According to the Chicago Fed, farmland values in the bellwether Seventh District have tapered off thanks in part to lower commodity prices. The lone exception? Farms and ranches where those same commodities are nurturing valuable livestock. — The Editors
NATIONAL — TREND
According to the USDA, corn prices fell 37 percent and soybean prices dropped 8.5 percent in the first quarter of 2014 from a year ago.
Meanwhile, milk, hog, and cattle prices “have risen dramatically” over that same period: 31 percent, 48 percent, and 19 percent higher, respectively.
MIDWEST — FOCUS
One of the many implications of these lower grain prices is that during the first quarter of 2014 agricultural land values in the Seventh District rose by just 1 percent from a year ago. The year-over-year increase was the smallest in five years: since the third quarter of 2009.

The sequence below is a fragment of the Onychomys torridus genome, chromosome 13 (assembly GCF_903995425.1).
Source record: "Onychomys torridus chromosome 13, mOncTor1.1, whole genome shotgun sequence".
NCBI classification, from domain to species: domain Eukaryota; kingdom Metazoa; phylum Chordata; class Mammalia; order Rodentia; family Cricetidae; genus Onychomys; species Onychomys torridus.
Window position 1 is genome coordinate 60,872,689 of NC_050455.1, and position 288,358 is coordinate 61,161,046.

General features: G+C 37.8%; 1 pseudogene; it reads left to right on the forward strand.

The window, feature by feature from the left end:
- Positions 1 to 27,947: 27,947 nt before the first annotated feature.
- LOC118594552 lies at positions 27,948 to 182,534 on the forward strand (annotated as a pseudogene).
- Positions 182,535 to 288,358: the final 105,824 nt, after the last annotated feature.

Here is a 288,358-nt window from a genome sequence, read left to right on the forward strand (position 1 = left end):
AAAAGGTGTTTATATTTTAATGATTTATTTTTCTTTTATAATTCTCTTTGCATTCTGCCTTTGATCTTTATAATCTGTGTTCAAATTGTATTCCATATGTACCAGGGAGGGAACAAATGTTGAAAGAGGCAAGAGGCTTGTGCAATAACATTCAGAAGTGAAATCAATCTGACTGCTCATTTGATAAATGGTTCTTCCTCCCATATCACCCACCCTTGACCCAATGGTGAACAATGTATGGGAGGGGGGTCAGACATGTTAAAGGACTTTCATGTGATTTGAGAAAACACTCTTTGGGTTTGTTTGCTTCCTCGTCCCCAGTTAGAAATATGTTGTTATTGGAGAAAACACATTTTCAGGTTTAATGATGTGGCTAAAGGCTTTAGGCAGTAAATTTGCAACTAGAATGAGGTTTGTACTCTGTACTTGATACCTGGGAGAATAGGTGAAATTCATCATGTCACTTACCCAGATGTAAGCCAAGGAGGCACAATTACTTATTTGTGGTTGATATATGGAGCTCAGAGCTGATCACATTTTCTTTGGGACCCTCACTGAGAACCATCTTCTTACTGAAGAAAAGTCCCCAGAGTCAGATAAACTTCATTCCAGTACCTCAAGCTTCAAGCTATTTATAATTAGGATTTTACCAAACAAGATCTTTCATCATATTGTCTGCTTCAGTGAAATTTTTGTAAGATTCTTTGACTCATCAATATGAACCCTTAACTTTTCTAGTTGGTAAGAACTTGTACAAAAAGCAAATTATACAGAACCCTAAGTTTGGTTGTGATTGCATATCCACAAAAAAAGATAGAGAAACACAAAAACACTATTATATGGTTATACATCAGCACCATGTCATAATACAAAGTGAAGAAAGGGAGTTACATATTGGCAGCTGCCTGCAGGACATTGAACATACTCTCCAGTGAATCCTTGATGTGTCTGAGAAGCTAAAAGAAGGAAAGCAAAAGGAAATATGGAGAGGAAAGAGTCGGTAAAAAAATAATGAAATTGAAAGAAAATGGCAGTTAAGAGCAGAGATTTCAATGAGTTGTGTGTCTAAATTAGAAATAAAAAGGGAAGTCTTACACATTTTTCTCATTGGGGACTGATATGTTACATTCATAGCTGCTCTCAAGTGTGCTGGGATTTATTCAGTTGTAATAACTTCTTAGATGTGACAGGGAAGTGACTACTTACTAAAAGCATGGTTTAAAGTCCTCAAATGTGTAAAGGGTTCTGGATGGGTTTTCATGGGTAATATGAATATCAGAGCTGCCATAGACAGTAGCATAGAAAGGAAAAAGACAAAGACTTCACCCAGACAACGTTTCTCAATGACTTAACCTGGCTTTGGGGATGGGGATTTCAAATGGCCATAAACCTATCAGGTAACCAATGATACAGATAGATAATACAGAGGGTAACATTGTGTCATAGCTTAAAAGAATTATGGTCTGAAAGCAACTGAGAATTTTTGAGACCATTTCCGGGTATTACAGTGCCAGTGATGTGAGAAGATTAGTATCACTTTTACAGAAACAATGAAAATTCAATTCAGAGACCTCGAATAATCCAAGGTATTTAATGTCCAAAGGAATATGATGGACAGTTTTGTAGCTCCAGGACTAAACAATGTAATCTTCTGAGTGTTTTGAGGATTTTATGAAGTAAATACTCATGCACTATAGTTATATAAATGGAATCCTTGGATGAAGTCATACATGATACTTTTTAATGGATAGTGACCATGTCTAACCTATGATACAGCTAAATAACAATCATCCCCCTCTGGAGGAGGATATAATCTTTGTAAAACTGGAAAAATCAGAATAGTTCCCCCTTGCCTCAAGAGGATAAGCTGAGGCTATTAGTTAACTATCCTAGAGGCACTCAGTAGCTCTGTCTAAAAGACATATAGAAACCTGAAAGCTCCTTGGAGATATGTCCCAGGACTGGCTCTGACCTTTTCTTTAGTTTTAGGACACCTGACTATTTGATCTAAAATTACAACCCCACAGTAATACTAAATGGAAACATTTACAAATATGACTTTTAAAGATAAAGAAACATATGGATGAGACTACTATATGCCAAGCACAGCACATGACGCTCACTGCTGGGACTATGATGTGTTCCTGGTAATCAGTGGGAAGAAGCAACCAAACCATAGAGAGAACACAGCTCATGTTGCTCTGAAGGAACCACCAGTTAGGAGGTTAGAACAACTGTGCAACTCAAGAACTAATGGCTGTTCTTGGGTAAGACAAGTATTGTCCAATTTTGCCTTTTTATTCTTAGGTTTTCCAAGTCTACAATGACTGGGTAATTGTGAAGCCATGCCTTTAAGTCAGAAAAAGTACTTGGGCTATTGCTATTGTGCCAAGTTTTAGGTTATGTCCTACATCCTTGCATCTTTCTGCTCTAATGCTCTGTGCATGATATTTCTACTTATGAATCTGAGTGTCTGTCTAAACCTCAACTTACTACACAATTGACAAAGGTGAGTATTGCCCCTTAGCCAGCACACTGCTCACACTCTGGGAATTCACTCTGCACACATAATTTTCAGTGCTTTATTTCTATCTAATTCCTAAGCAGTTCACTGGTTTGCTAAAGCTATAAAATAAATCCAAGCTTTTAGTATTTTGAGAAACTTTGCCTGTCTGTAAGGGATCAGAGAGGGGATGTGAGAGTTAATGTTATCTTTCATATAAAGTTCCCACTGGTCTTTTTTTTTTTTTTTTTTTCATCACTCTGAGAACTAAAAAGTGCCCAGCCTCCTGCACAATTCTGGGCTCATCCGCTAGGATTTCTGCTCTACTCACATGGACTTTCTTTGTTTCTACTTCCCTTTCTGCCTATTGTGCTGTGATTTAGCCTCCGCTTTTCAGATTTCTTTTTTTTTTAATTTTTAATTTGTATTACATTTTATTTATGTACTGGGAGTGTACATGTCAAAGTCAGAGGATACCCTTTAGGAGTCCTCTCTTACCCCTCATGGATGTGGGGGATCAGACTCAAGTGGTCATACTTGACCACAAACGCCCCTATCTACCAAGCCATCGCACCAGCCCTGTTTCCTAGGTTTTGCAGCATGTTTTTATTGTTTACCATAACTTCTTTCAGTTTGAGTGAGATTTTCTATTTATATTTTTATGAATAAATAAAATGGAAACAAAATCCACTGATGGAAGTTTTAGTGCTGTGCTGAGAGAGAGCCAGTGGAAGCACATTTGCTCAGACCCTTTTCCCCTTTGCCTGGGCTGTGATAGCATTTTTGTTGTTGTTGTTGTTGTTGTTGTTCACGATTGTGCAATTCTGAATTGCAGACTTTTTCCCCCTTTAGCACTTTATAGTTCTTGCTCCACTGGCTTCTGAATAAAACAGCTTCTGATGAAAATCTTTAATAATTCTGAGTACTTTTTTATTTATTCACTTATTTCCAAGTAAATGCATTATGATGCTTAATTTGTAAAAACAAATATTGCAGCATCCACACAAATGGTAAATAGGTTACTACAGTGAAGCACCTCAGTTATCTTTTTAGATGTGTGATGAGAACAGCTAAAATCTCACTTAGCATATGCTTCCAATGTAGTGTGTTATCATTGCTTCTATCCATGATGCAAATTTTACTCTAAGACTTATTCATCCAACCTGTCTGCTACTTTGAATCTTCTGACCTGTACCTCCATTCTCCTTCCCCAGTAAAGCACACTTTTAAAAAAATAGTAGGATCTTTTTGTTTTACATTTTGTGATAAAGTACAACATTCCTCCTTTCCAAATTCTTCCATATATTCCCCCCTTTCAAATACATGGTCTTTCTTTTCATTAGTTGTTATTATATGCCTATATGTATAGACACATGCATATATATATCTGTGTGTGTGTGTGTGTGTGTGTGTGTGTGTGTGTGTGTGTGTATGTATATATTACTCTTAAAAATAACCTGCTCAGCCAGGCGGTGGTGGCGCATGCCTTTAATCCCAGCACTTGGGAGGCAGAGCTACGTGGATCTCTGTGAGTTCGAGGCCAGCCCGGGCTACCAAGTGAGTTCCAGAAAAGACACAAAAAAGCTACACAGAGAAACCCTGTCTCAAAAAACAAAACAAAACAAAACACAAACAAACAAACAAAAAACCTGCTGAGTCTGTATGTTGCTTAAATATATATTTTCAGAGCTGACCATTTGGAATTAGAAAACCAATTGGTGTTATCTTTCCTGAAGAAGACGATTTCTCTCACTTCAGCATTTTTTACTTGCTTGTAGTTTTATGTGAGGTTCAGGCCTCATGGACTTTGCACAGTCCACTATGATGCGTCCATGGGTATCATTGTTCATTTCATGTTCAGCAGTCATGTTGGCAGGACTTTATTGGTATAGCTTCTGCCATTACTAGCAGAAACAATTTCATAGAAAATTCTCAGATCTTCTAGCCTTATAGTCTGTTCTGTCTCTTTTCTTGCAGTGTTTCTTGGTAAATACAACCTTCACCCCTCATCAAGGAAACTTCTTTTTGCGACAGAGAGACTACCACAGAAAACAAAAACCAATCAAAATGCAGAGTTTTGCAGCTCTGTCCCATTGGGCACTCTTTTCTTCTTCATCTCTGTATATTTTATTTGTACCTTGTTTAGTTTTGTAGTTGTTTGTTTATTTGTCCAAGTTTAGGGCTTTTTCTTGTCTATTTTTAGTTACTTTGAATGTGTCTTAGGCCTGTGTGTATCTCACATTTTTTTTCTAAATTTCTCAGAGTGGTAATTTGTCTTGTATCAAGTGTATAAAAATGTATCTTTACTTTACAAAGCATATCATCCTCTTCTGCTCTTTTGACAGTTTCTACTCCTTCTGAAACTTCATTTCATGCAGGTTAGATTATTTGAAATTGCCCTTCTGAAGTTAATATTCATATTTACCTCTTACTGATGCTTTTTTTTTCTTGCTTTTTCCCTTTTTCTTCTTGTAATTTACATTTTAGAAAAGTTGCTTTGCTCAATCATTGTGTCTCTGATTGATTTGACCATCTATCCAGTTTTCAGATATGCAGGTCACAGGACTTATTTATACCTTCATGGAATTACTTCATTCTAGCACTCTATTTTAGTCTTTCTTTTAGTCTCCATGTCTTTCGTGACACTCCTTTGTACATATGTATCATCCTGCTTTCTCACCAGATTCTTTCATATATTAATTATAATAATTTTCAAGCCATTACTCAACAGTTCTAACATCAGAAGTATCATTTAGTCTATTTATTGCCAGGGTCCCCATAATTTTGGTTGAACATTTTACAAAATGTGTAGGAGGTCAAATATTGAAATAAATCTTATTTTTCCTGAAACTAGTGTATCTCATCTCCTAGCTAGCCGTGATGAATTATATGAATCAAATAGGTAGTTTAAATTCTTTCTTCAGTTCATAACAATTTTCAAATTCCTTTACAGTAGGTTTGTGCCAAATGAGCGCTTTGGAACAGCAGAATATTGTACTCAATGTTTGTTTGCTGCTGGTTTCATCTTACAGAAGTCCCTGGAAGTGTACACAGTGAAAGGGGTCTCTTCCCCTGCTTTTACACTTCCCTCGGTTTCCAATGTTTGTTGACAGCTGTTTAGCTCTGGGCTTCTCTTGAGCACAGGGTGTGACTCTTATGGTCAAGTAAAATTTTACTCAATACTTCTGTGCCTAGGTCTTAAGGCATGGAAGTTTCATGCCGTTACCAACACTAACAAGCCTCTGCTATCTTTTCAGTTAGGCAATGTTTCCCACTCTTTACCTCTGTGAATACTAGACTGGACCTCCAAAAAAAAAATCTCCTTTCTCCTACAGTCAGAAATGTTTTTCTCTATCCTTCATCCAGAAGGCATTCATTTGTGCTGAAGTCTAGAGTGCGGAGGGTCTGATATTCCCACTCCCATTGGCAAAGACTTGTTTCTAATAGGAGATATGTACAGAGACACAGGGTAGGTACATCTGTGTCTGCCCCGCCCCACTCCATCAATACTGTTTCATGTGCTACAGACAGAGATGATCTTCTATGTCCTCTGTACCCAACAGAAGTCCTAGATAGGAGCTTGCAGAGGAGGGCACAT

But falling grain prices also mean lower feed costs, a boon to livestock producers. This in turn buoyed farmland prices in areas where the agricultural mix includes a significant livestock component.
P.S. On November 17, 2014, the Federal Reserve Bank of Chicago will hold a conference to examine the role of farm income in the economy of the rural Midwest. Details are forthcoming on www.ChicagoFed.org and in the next issue of the Seventh Federal Reserve District’s AgLetter.